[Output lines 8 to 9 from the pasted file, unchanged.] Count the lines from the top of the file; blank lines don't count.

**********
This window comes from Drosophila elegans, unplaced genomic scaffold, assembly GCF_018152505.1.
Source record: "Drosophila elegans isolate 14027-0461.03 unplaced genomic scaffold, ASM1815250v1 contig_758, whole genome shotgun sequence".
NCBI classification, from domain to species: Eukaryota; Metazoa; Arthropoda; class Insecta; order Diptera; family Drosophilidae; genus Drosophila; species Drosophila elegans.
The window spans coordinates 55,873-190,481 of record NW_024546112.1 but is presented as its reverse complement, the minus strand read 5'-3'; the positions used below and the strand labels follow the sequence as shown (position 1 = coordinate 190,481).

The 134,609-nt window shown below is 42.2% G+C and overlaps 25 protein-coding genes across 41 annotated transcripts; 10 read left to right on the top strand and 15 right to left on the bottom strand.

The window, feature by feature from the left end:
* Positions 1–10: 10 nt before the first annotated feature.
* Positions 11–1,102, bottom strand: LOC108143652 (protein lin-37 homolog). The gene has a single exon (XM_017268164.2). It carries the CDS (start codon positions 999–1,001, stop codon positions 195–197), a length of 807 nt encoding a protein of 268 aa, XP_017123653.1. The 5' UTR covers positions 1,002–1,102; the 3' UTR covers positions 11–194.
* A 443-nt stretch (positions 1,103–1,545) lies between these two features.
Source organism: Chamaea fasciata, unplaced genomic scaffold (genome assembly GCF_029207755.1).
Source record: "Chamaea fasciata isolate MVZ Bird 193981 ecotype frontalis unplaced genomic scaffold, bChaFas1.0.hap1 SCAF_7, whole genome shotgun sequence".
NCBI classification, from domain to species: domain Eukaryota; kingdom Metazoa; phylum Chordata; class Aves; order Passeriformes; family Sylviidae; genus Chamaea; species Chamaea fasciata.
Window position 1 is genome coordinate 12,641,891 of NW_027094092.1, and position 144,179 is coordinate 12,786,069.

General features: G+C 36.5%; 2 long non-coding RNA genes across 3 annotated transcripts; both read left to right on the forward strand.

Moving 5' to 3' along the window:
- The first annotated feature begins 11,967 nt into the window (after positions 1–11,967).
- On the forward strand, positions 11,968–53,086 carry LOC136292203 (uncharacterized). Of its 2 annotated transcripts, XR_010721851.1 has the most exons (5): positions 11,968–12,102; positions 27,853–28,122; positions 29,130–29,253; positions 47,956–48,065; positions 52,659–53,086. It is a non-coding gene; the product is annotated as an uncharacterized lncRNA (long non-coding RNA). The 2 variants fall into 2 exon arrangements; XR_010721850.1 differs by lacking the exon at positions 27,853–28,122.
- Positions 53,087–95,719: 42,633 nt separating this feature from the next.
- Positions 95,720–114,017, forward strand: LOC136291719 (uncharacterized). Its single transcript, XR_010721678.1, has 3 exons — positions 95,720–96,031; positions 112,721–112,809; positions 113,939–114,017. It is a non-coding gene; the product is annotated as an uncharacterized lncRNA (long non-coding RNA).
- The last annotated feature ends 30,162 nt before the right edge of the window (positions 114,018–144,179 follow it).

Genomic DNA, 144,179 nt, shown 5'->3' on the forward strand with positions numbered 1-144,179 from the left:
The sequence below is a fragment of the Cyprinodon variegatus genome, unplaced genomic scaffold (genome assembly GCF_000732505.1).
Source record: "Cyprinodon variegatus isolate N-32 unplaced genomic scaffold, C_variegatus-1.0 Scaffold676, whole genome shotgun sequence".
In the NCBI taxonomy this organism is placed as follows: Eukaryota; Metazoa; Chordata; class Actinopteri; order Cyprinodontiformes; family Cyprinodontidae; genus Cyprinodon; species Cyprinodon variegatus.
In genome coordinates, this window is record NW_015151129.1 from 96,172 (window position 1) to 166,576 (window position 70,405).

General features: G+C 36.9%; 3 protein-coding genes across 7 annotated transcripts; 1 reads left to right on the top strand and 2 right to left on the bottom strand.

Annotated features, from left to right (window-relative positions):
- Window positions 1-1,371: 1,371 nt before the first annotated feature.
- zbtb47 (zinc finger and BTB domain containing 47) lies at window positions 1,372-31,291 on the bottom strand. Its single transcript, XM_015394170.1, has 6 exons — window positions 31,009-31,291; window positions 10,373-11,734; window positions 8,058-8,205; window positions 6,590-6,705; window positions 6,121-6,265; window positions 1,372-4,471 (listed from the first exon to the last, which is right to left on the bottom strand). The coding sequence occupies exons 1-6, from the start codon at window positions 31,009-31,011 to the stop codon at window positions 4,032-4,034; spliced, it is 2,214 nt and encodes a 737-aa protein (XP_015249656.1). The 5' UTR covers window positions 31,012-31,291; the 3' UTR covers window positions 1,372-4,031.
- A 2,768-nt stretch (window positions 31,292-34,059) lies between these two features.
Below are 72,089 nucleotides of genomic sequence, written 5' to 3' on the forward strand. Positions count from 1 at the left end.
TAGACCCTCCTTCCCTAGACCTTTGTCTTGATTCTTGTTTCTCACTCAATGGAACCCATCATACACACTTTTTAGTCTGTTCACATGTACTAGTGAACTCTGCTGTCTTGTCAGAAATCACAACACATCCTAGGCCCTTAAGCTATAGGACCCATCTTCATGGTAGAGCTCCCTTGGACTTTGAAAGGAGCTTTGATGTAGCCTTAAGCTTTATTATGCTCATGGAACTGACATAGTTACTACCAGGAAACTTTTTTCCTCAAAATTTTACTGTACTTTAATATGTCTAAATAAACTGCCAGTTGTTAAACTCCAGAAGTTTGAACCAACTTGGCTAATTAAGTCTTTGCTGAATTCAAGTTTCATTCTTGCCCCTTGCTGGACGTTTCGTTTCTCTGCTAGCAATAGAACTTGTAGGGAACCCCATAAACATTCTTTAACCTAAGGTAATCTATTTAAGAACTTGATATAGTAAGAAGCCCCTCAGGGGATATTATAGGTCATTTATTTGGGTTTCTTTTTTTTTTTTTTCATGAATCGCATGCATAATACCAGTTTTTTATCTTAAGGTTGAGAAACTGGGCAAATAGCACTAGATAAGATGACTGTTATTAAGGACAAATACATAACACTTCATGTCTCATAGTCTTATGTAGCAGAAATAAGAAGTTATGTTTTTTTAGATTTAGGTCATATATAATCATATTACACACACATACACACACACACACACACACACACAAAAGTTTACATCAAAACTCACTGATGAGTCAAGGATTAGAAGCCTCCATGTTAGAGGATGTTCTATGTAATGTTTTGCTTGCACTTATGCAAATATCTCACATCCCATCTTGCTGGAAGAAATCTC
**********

* Positions 11–1,102, bottom strand: LOC108143652 (protein lin-37 homolog). The gene has a single exon (XM_017268164.2). It carries the CDS (start codon positions 999–1,001, stop codon positions 195–197), a length of 807 nt encoding a protein of 268 aa, XP_017123653.1. The 5' UTR covers positions 1,002–1,102; the 3' UTR covers positions 11–194.
* A 443-nt stretch (positions 1,103–1,545) lies between these two features.